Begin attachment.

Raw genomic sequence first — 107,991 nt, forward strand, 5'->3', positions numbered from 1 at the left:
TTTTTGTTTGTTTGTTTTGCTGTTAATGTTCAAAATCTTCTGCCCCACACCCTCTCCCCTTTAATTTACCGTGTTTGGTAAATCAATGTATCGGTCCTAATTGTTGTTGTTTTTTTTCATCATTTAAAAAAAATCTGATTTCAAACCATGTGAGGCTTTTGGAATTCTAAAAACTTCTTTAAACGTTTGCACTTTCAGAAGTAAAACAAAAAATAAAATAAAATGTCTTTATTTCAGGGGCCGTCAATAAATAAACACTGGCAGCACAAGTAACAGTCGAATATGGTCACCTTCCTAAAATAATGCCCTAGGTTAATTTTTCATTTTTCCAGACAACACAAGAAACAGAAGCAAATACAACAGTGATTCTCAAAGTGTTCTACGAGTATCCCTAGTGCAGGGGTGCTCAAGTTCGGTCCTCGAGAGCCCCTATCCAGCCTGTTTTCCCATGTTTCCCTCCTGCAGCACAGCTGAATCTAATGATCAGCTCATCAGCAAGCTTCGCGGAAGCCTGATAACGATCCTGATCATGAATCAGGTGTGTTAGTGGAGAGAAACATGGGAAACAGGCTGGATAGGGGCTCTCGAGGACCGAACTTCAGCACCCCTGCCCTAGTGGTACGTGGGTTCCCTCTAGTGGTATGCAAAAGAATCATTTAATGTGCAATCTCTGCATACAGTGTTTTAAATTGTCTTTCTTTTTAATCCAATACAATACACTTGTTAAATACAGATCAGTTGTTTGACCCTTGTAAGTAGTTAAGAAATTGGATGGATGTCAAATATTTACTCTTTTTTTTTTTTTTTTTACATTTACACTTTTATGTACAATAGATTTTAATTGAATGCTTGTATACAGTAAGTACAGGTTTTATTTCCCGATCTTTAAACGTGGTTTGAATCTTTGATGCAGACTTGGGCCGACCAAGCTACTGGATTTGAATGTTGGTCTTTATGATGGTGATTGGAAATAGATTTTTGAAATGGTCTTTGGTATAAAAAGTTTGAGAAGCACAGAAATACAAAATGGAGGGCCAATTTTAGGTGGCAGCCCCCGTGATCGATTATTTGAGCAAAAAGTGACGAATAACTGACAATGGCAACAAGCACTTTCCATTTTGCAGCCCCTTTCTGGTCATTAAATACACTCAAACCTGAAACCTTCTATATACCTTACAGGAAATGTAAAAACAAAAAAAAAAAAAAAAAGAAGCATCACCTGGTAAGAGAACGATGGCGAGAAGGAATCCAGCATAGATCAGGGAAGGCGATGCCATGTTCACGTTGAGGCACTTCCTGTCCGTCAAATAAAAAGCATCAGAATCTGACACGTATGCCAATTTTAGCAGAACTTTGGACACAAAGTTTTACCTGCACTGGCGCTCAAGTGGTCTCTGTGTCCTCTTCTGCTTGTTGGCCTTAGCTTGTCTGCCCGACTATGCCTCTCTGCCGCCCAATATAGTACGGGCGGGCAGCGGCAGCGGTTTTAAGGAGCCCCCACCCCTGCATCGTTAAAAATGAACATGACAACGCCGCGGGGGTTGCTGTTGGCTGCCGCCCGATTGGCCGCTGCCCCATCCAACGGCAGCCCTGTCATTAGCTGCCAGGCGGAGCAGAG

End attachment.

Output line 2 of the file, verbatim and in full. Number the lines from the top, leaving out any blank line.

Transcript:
TTTTTGTTTGTTTGTTTTGCTGTTAATGTTCAAAATCTTCTGCCCCACACCCTCTCCCCTTTAATTTACCGTGTTTGGTAAATCAATGTATCGGTCCTAATTGTTGTTGTTTTTTTTCATCATTTAAAAAAAATCTGATTTCAAACCATGTGAGGCTTTTGGAATTCTAAAAACTTCTTTAAACGTTTGCACTTTCAGAAGTAAAACAAAAAATAAAATAAAATGTCTTTATTTCAGGGGCCGTCAATAAATAAACACTGGCAGCACAAGTAACAGTCGAATATGGTCACCTTCCTAAAATAATGCCCTAGGTTAATTTTTCATTTTTCCAGACAACACAAGAAACAGAAGCAAATACAACAGTGATTCTCAAAGTGTTCTACGAGTATCCCTAGTGCAGGGGTGCTCAAGTTCGGTCCTCGAGAGCCCCTATCCAGCCTGTTTTCCCATGTTTCCCTCCTGCAGCACAGCTGAATCTAATGATCAGCTCATCAGCAAGCTTCGCGGAAGCCTGATAACGATCCTGATCATGAATCAGGTGTGTTAGTGGAGAGAAACATGGGAAACAGGCTGGATAGGGGCTCTCGAGGACCGAACTTCAGCACCCCTGCCCTAGTGGTACGTGGGTTCCCTCTAGTGGTATGCAAAAGAATCATTTAATGTGCAATCTCTGCATACAGTGTTTTAAATTGTCTTTCTTTTTAATCCAATACAATACACTTGTTAAATACAGATCAGTTGTTTGACCCTTGTAAGTAGTTAAGAAATTGGATGGATGTCAAATATTTACTCTTTTTTTTTTTTTTTTTACATTTACACTTTTATGTACAATAGATTTTAATTGAATGCTTGTATACAGTAAGTACAGGTTTTATTTCCCGATCTTTAAACGTGGTTTGAATCTTTGATGCAGACTTGGGCCGACCAAGCTACTGGATTTGAATGTTGGTCTTTATGATGGTGATTGGAAATAGATTTTTGAAATGGTCTTTGGTATAAAAAGTTTGAGAAGCACAGAAATACAAAATGGAGGGCCAATTTTAGGTGGCAGCCCCCGTGATCGATTATTTGAGCAAAAAGTGACGAATAACTGACAATGGCAACAAGCACTTTCCATTTTGCAGCCCCTTTCTGGTCATTAAATACACTCAAACCTGAAACCTTCTATATACCTTACAGGAAATGTAAAAACAAAAAAAAAAAAAAAAAGAAGCATCACCTGGTAAGAGAACGATGGCGAGAAGGAATCCAGCATAGATCAGGGAAGGCGATGCCATGTTCACGTTGAGGCACTTCCTGTCCGTCAAATAAAAAGCATCAGAATCTGACACGTATGCCAATTTTAGCAGAACTTTGGACACAAAGTTTTACCTGCACTGGCGCTCAAGTGGTCTCTGTGTCCTCTTCTGCTTGTTGGCCTTAGCTTGTCTGCCCGACTATGCCTCTCTGCCGCCCAATATAGTACGGGCGGGCAGCGGCAGCGGTTTTAAGGAGCCCCCACCCCTGCATCGTTAAAAATGAACATGACAACGCCGCGGGGGTTGCTGTTGGCTGCCGCCCGATTGGCCGCTGCCCCATCCAACGGCAGCCCTGTCATTAGCTGCCAGGCGGAGCAGAG